This is one of those desserts that brings up the question as to what you mean when you say something is “light”. The word light seems to have rather different meanings when applied to food. Sometimes light denotes lower in fat (like a salad) and sometimes it means airy in texture (like this mousse!) Often when it comes to desserts, the two meanings of light are at odds with one another– mostly because cream, butter and egg yolks can be whipped into all sorts of delectable, airy consistencies. If this dessert is not light in the way that a salad is light (it is dessert, remember) it is spectacularly airy, and doesn’t sit heavily in your stomach after a heavy meal. And it’s easy, too! If you can whip cream and have made the pumpkin butter ahead of time, you can throw this dessert together in about ten minutes.

This is a recipe that fits into the “budget” side of things more as a way to improvise with what you have (I happened to have a bunch of squash and some cream cheese) rather than being composed of particularly cheap ingredients. Still, pumpkin is cheap and cream cheese and cream are not all that expensive. And if you’re looking to make a dessert, you’ll probably need to invest in some dairy anyhow and this dessert makes good use of a relatively small amount of dairy. The amount of sugar in this recipe is calibrated to my admittedly not-so-sugary palate. If you like things a bit sweeter, then you can either add more sugar to the pumpkin butter when you cook it, or add a liquid sugar (sugar syrup or maple syrup). I mention this because if you try to add granulated sugar at the end of the whole process, it won’t incorporate.


Ingredients:

1 c. pumpkin ginger butter
1 c. heavy cream
2/3 c. cream cheese
2t. brandy, rum or whiskey (optional)

To Serve (Optional):

chopped toasted walnuts
maple syrup
candied ginger

Yield:

4-5 servings

Soften the Cream Cheese:

You will have an easier time if you allow the cream cheese to come to room temperature first. Using a spatula or wooden spoon, beat the cream cheese until it is softened and free of (almost) all lumps– any lumps that you leave in at this point will be there to stay.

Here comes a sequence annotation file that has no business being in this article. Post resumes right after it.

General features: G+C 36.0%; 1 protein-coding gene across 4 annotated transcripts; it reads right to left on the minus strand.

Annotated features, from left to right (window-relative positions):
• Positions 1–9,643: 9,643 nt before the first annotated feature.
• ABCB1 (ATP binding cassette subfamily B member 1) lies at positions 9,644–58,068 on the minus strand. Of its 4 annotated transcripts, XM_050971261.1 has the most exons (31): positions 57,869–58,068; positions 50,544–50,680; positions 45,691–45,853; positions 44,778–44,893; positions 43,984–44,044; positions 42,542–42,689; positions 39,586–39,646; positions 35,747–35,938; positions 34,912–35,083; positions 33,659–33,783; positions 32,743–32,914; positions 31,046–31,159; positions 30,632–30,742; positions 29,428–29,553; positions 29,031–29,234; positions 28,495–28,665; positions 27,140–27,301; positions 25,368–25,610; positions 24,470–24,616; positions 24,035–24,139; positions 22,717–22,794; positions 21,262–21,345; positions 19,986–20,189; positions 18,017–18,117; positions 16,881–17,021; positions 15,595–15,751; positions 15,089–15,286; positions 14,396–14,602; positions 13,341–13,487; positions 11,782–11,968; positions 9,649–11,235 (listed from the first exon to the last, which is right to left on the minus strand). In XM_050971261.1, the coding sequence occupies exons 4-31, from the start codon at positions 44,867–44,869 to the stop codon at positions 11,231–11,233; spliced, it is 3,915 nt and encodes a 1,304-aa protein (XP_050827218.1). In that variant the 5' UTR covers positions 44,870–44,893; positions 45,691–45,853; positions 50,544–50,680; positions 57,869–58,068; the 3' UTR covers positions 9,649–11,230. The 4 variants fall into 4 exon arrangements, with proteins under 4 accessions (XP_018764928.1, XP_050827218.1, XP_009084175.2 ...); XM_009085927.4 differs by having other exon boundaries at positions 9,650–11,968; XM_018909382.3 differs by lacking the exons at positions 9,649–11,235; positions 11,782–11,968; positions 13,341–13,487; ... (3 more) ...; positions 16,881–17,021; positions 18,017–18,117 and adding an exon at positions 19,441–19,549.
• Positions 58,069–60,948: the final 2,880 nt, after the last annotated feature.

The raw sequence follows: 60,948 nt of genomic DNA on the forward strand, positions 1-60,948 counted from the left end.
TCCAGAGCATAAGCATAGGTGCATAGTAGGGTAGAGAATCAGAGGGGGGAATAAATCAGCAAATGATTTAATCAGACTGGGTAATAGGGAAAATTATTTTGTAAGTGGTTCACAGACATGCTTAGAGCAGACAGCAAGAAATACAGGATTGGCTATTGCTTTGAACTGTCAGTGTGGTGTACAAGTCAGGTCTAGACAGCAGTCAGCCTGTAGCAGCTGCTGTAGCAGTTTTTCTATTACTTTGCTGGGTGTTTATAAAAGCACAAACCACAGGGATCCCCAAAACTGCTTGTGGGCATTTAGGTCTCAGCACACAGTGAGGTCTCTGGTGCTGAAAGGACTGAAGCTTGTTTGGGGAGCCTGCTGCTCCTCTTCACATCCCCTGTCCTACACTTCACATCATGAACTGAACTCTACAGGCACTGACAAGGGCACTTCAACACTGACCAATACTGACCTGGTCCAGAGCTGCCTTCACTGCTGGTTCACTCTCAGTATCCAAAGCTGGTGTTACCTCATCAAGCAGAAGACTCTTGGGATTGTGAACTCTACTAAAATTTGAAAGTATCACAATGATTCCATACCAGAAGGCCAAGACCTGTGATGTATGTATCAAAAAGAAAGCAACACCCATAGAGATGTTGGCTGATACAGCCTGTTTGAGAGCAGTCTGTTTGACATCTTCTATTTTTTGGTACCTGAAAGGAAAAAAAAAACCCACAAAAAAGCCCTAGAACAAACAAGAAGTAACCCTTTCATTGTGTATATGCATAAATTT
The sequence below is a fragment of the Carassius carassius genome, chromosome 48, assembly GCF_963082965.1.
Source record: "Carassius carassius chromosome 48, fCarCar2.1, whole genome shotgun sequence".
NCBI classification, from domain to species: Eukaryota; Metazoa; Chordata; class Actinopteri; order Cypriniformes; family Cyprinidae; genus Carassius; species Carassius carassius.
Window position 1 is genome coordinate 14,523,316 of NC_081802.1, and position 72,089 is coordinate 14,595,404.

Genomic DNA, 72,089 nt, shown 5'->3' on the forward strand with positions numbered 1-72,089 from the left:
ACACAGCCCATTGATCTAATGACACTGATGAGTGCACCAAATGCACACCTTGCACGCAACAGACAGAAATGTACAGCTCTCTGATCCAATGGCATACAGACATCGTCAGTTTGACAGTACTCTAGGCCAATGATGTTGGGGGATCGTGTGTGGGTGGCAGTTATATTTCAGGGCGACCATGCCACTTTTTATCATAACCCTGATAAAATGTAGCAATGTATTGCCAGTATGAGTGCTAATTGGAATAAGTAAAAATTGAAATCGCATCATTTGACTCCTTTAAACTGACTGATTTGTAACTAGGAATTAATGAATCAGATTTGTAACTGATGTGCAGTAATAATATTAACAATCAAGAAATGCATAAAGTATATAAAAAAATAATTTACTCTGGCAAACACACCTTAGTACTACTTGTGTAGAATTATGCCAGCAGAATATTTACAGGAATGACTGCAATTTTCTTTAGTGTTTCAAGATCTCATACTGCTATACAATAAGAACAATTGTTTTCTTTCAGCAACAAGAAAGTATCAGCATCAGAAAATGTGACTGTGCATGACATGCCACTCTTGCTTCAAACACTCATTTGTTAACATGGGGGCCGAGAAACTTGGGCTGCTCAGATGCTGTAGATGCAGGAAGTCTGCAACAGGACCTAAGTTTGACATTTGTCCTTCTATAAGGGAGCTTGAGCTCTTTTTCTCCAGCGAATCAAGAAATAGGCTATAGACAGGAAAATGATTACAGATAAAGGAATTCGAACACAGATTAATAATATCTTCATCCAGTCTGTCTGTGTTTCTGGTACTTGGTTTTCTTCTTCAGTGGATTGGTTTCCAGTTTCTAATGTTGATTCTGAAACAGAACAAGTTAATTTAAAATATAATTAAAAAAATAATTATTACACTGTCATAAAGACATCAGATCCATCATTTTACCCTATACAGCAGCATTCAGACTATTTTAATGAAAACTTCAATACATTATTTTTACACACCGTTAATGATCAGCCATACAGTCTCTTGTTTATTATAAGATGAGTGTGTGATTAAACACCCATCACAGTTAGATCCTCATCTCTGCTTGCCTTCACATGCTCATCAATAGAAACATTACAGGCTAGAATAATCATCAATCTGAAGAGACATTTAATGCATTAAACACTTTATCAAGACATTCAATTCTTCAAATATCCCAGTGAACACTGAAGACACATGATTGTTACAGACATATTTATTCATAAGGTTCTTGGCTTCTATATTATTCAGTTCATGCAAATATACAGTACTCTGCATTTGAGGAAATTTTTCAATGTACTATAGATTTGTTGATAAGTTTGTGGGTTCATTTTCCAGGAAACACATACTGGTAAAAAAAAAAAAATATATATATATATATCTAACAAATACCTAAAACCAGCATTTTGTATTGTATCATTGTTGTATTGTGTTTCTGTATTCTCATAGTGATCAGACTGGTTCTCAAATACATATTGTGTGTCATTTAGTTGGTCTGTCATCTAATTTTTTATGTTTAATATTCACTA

Incorporate the Pumpkin Butter:

Starting with just a few tablespoons, mix the butter into the cream cheese. After you have worked a little butter in the cream cheese will loosen up and mixing will become easier. Continue mixing until all of the pumpkin butter is incorporated and you have a homogeneous mix. (This is the point that you can taste and adjust the sweetening to your liking.) If you are adding a liquor add it now.

Whip the Cream:

Whisk very cold cream in a very cold metal bowl until it reaches soft peak. First your cream will start to look thicker and thicker, eventually leaving visible tracks from the whisk in the cream. When you lift the whisk out of the cream, the whisk should hold a little glob of cream. It can droop a little (this is the soft of soft-peak) but it shouldn’t pour off the whisk in streams. When whipping cream sometimes just a few strokes can take your cream from soft peak to stiff peak to butter. So you definitely have to watch your cream carefully. I would err on the side of slightly under-whipping my cream rather than over-whipping. If you do ever find yourself having over-whipped cream (not that I would ever commit such a crime– okay maybe just once or twice) then just continue whipping it until it looks thoroughly buttery and a watery substance is leaking out into the bottom of your bowl. Put the butter in a colander to drain. After it has drained wrap it and use it as you would any other unsalted butter.

Fold Ingredients Together:

Begin by delicately folding in a third of the whipped cream into the pumpkin mixture. Once that is incorporated, fold in the remaining cream.

Serve:

Scoop the mousse into bowls or, if you want a more fancy restaurant-style presentation, you can put your mousse into plastic wrap lined molds (bowls, muffin tins) and freeze it. Once the mousse is frozen solid, invert the molds and delicately pull off the plastic wrap. Transfer the mousses to dessert plates and let them sit at room temperature for about twenty minutes before serving. Whichever serving method you use, you can top the finished mousses with chopped toasted nuts, candied ginger pieces, a drizzle of maple syrup, or even just a simple topping of freshly ground nutmeg is lovely– whatever you have on hand that strikes your fancy.

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